Art Too Real To Die

Posted on September 19, 2019 by Martin Oaks under Community, Hello world, Memorial
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Martha and Mary Magdalene

Caravaggio, the outlaw Italian painter of the late 16th and early 17th century, only lived to be 38 years old.

Given his ungovernable temper and depraved behavior, it’s a wonder that he made it that far. And it’s equally implausible that in his turbulent life, where he found himself in jail fourteen times, Caravaggio could produce images of such enduring magnificence.

Calling Caravaggio “one of the most electrifyingly original artists to ever have lived,” biographer Andrew Graham-Dixon said that his life was like his art — “a series of lightning flashes in the darkest of nights.”

The Dallas Museum of Art offered a glimpse into this personal/professional dichotomy with a recent exhibit of Caravaggio’s early career masterpiece, Martha and Mary Magdalene. On loan from the Detroit Institute of Arts, the painting captures the moment when Magdalene, a prostitute, is being convinced to repent. Her sister, Martha, can be seen counting on her fingers the reasons for a conversion — it’s apparent, through the look on Magdalene’s brilliantly lighted face, that she is moving away from the vanity props (mirror, comb, fine fabric) that surround her. Yet there’s just enough darkness present to hint at the conflict this decision has churned: the contrast between a divine glow and material temptations is more than just subtext.

Caravaggio’s use of real life models (mostly street people) gives this sacred moment an underlying grit, real life flesh-and-blood drama. His figures, so adeptly realized in Martha and Mary Magdalene, are not saintly creatures who have never experienced the events depicted: they are totally believable, completely human in multiple dimensions. Caravaggio’s characteristic theatrical lighting brings the entire composition to a pointed narrative direction. Lightning in the dark.

Famed art critic Robert Hughes said this about Caravaggio: “He reclaimed the human form…there was art before him and after him and they weren’t the same.”

Born September 29, 1571, Caravaggio’s early life was defined by the “Black Death,” the grisly bubonic plague. It literally destroyed his family: his father, grandmother, and grandfather are believed to have died within a day of one another.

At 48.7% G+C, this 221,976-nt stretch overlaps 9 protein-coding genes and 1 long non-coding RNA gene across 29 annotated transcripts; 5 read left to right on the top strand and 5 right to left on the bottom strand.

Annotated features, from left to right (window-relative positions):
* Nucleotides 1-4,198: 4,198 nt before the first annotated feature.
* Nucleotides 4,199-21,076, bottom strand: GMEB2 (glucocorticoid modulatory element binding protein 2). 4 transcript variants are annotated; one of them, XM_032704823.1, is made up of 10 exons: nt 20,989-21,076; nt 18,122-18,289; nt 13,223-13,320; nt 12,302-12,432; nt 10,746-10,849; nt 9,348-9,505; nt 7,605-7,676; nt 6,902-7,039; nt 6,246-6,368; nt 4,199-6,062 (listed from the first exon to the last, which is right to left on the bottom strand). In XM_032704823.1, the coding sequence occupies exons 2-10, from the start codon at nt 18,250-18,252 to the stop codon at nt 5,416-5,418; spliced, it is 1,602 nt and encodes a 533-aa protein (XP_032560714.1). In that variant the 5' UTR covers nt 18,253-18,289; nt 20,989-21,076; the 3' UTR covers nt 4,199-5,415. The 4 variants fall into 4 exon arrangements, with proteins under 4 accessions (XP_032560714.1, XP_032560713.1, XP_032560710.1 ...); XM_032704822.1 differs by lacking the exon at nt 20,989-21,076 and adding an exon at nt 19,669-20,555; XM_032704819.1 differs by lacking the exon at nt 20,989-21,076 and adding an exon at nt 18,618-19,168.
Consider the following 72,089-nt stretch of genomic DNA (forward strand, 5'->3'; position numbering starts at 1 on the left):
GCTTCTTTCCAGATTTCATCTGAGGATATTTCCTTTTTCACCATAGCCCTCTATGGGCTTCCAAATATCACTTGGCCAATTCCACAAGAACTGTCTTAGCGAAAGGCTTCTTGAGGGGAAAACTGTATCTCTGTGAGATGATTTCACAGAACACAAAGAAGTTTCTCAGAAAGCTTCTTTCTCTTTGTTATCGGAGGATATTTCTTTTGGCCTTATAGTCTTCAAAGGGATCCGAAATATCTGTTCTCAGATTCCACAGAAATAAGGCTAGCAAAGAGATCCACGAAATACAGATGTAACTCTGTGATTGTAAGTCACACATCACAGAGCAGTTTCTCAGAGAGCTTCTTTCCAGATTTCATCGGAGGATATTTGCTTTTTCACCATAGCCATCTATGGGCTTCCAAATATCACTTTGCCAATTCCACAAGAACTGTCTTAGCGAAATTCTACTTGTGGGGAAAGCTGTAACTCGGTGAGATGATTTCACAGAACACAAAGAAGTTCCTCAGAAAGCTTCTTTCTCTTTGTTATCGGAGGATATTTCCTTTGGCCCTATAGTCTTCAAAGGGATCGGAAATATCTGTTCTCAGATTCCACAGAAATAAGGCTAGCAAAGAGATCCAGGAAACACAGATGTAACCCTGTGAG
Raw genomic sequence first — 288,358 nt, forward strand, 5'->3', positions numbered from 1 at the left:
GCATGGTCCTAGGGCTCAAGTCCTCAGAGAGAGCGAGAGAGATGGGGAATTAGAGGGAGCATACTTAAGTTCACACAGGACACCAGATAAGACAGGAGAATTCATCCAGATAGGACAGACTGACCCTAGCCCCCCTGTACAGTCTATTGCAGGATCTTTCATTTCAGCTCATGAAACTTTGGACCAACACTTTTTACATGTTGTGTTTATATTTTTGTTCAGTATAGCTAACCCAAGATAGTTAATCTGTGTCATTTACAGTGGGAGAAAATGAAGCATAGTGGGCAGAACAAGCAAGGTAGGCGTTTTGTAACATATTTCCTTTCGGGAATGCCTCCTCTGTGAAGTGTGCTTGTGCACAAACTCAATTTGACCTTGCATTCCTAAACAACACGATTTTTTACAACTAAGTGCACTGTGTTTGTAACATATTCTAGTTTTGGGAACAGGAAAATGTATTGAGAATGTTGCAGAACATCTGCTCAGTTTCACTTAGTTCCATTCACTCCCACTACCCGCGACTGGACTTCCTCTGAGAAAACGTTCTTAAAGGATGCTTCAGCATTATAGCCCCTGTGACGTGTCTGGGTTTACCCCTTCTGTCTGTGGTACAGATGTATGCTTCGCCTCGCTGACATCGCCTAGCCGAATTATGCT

By the age of 11, Caravaggio was an orphan who had witnessed firsthand how capricious and nightmarish life could be. Biographers suggest that these early unstable years left him with a flawed foundation he could never escape. “He almost seemed bound to transgress,” Graham-Dixon concluded. He “had an unerring gift for getting into trouble. He had always been an outsider… a difficult and dangerous man.”

When Caravaggio was 13, he managed to land a paid apprenticeship with painter Simone Peterzano. Unfortunately, in keeping with his personality, Caravaggio was an unruly student who learned very little. As hard as it is to believe based on his masterly technique, Caravaggio was largely a self-taught artist.

He moved on to Rome and by 1595, Caravaggio was selling his work. Despite an obstreperous manner, success followed: he was awarded a commission for work at the Contarelli Chapel in the Church of San Luigi dei Francesi in Rome. The three paintings he did of St. Matthew launched him into his mature vision — religious images depicted with earthy realism and operatic lighting.

The Taking of Christ

Sunday May 28, 1606 was the date that Caravaggio’s unhinged temperament permanently derailed his life. In a swordfight, likely to have been a prearranged duel, Caravaggio killed nemesis Ranuccio Tomassoni. The source of the dispute is unknown, but Graham-Dixon has traced it to aspersions that Caravaggio cast upon Tomassoni’s wife — it may have involved more than just insults, but the record is unclear.

Although Caravaggio was injured, he managed to flee to Naples and then Malta. He was a man on the run, but he continued to paint successfully and continued to brawl.

In July of 1610, Caravaggio was on a return trip to Rome, where a pardon for the Tomassoni murder was imminent, when he died of causes that are still shrouded in mystery. Historians have posited many possibilities: fever from malaria, pneumonia, heart attack, lead poisoning, or the lasting effects of a wound received in an earlier altercation. He was buried in an unmarked grave.

Despite his tragic life, Caravaggio’s work continues to fascinate. On the 400th anniversary of his death, nearly 600,000 visitors passed by an exhibit of his work in Rome.

For more information check out his website at


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